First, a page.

Argentina is often used as a comparison of such an outcome, though Nobel-prize winning economist Paul Krugman has warned this is "an imperfect parallel". Argentina, which had its peso linked to the US dollar, defaulted on US$102 billion of debt in 2001-02. Argentina had to go through years of pain, and at least already had their own currency - they simply had to de-peg it from the dollar. Greece has to start afresh.
However, there are at present no mechanisms for a country to leave the euro without also leaving the European Union. The scenario was never envisaged by the optimistic officials who signed the Maastricht treaty from 1992, which led to the creation of the euro, and its successor, the Lisbon treaty in 2007.
That said, leaving the EU may not be the end of the world. Iceland, Liechtenstein and Norway are not part of the EU, but are part of the European Economic Area, meaning they get access to the single market. Switzerland is not even a member of the single market, and it trades with the EU with few problems.
But a Greek departure would set an unfortunate precedent, a blow to the EU's prestige and stability.
Analysis: How might Greece leave the euro? [BBC, 3 Nov 2011]
Meanwhile, leaders of the Group of 20 industrial and developing nations, meeting in Cannes, France, have debated further measures to shore up the wider euro currency zone against financial chaos.
The United States has led international pressure on the European Central Bank to take bolder action to resolve the crisis, which is threatening to undermine global economic confidence. The ECB cut its key interest interest rate to 1.25% from 1.5% on Thursday, a move aimed at helping Europe's economy cope with impending recession. But the bank has rejected calls to act as a lender of last resort to European governments and insisted that ECB bond purchases would remain limited.
However, reports say the G20 leaders have agreed to increase the firepower of the International Monetary Fund. Media reports say that according to a draft communiqué that may be issued at the end of the summit, countries will be allowed to make voluntary contributions to boost the war chest of the IMF, the world's lender of last resort.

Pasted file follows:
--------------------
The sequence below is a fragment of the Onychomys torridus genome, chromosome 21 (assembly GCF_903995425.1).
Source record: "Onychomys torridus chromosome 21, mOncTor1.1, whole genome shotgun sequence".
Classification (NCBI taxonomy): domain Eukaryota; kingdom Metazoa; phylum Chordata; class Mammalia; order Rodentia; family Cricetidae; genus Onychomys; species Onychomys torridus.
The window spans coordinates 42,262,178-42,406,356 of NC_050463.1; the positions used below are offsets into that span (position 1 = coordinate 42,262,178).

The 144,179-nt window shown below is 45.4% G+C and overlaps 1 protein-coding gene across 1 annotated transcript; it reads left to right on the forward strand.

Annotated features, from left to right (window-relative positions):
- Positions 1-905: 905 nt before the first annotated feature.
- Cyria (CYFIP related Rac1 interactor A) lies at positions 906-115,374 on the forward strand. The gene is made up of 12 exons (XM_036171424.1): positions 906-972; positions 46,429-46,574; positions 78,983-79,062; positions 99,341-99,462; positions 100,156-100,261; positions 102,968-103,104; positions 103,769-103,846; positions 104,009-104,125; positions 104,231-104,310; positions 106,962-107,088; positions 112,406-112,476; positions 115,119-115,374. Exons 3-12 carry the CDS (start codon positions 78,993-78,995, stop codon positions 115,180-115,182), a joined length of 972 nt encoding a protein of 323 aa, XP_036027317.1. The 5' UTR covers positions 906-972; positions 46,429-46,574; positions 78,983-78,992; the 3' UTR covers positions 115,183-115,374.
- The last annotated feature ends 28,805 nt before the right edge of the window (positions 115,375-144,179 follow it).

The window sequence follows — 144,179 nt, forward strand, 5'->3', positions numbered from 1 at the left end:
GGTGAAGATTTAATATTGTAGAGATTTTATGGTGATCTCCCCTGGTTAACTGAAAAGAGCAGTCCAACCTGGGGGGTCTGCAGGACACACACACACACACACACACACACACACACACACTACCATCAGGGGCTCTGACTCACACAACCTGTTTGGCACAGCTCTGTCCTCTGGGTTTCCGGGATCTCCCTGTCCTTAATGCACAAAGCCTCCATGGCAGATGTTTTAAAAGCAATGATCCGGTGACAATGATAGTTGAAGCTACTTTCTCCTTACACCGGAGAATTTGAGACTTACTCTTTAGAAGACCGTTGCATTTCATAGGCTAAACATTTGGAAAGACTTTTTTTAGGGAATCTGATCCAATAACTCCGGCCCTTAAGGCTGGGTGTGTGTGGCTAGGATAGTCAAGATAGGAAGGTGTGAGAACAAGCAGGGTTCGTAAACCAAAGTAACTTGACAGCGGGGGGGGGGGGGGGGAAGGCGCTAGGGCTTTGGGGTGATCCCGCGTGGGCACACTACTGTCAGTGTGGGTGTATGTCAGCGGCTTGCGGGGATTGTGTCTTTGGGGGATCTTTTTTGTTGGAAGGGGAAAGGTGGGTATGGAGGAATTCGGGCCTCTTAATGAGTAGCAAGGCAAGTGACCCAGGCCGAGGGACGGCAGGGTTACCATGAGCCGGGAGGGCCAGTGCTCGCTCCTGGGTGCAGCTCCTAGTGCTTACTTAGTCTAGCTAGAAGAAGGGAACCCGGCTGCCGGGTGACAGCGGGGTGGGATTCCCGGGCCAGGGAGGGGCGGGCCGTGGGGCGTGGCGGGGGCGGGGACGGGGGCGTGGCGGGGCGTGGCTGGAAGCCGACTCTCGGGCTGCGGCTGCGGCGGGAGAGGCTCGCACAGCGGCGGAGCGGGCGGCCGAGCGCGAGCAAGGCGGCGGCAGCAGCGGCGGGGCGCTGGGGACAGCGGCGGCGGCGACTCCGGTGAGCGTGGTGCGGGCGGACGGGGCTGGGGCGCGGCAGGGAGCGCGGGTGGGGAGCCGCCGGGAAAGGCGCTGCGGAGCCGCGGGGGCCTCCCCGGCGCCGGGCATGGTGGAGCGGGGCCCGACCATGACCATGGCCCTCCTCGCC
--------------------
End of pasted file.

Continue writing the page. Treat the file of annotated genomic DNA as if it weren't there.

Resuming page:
"There is a broad view among G20 there does need to be additional financing," said Australian Prime Minister Julia Gillard. "We will be working on it overnight and tomorrow."
However, a White House spokesman said that the US would not be providing additional funds.
The IMF has played a key role in the Eurozone crisis, providing additional money to Greece, Portugal and the Irish Republic alongside the bailout loans from other Eurozone and EU governments.
French President Nicolas Sarkozy also said that countries running large trade surpluses - which include China and Japan - were willing to do more to help boost global growth. The draft communiqué referred to actions by these countries to boost their spending.
However, it left open whether the big Asian exporters would allow their currencies to strengthen - something that would hurt their trade competitiveness.
Chinese President Hu Jintao also played down the chance of allowing the value of the yuan to rise, contradicting more optimistic remarks by the US. The value of China's currency has been a controversial topic between both countries in recent weeks. Last month the US Senate voted in support of legislation aimed at pressuring China on its currency, though House Speaker John Boehner has thus far refused to let the bill go to vote in the upper chamber of the US Congress.
Report: G20 to look past Greece with pledges, euro firewall [Reuters, 4 Nov 2011]
Report: G20 'agrees to boost' International Monetary Fund [BBC, 4 Nov 2011]